In fact it’s probably this last context that accounts for one rather curious aspect of these hedges and that is that they often develop out of boosting expressions. Shrinkers grow out of expanders. Take another example from the hit list.

Just has shifted from the meaning ‘equitable, rightful’ (e.g. a just person) to ‘exactly, precisely’ (e.g. Just how to you propose to do this? / He’s just brilliant) to  ‘only, merely, barely’ (e.g. He’s just a linguist / It’s just a little dirty). Of course, as the examples show, just can still be used in all these different ways. Hedges are frequently contranyms (words that are their own opposites). Another case in point is quite — out of the earlier meaning ‘clear, free’ emerged quite the booster with the meaning ‘exactly, precisely, absolutely’ (e.g. I think it’s quite superb). The intensifier then weakened to ‘somewhat, fairly’ (e.g. It’s quite good really). Quite is now also a contranym  —sometimes it’s not even clear whether the person intended quite ‘to the utmost degree’, or quite as in ‘a little’.

Words like just and quite show the perennial turnover of intensifiers — a change undoubtedly driven by our constant need for new forceful expressions and our incurable tendency to overstate (as I’ve just done!). But the shift from ‘absolutely positive’ to ‘negative’ can also be explained in terms of another social force and that is politeness. Most social interaction operates with the idea of harmony in mind, with a preference for agreement or at least non-hostile interaction. Criticism is a threatening act, and so we might try to minimize the threat by making a positive evaluation first, then following it with a negative one; it’s quite good, but ........ Words occurring side by side can influence each other semantically. By associating with the following negative, these little intensifiers invert their original sense and we see a shift from ‘very, no less than, absolutely’ to ‘not very, no more than, merely’.

Clippy

Some of you might recall the rather irritating little pop-up Microsoft Office “Assistant” Clippit (or Clippy), an animated paperclip who would “help” you write your letters — and who not surprisingly was eventually removed. I suspect once the novelty wears off, the Just Not Sorry app will suffer a similar fate.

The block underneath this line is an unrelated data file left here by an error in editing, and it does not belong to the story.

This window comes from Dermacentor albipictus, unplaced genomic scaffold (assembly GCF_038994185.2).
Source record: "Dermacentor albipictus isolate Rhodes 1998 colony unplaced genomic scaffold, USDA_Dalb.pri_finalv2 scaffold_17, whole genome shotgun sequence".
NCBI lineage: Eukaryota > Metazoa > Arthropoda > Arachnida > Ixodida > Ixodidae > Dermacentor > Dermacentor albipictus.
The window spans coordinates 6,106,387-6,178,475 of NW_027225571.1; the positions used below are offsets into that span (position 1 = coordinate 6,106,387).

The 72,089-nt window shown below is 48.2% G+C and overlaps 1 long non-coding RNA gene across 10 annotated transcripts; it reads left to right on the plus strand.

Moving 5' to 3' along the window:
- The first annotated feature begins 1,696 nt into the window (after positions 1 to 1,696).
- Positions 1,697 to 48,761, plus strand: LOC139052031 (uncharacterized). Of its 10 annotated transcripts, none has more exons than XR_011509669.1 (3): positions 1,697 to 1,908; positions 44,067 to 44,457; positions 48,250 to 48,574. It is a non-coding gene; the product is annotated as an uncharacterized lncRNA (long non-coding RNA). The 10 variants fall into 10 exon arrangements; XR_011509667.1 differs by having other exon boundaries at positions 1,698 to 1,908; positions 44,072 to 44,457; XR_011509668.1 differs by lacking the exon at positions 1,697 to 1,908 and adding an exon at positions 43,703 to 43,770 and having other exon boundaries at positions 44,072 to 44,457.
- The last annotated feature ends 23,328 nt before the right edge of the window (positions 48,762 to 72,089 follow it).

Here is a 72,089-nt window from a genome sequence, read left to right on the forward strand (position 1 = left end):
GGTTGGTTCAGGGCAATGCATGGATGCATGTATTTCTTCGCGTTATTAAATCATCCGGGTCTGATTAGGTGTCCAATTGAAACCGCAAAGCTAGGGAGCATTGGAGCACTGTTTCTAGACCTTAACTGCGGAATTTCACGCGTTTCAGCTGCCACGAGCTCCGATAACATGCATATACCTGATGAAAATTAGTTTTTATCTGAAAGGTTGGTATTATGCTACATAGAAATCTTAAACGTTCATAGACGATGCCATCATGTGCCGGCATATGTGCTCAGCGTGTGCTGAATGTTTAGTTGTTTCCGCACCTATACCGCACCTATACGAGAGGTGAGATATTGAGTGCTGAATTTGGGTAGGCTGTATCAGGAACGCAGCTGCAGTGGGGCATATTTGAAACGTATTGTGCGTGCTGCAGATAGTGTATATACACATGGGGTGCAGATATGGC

Kate Burridge for Lingofile

Add comment


Security code
Refresh

Introducing Kate Burridge

Kate Burridge, our resident linguist, is Professor of Linguistics in the School of Languages, Literature, Cultures and Linguistics (Monash University) and a fellow of the Australian Academy of the Humanities. Her main areas of research are: grammatical change in Germanic languages, the Pennsylvania German spoken by Amish / Mennonite communities in North America, the notion of linguistic taboo and the structure and history of English. She is a regular presenter of language segments on radio and has been a panelist on ABC TV’s Can We Help.

Her books include: Euphemism and Dysphemism: Language used as shield and weapon (with Keith Allan, 1991), Syntactic Change in Germanic (1993), English in Australia and New Zealand (with Jean Mulder, 1998), Blooming English: Observations on the roots, cultivation and hybrids of the English Language (2004), Weeds in the Garden of Words: Further observations on the tangled history of the English language (2005), Forbidden Words: Taboo and the censoring of language (with Keith Allan, 2006), Introducing English Grammar (with Kersti Börjars, 2010), Gift of the Gob: Morsels of English language history (2010) and (with Debbie de Laps) Love the Lingo (2010) and Living Lingo (2011).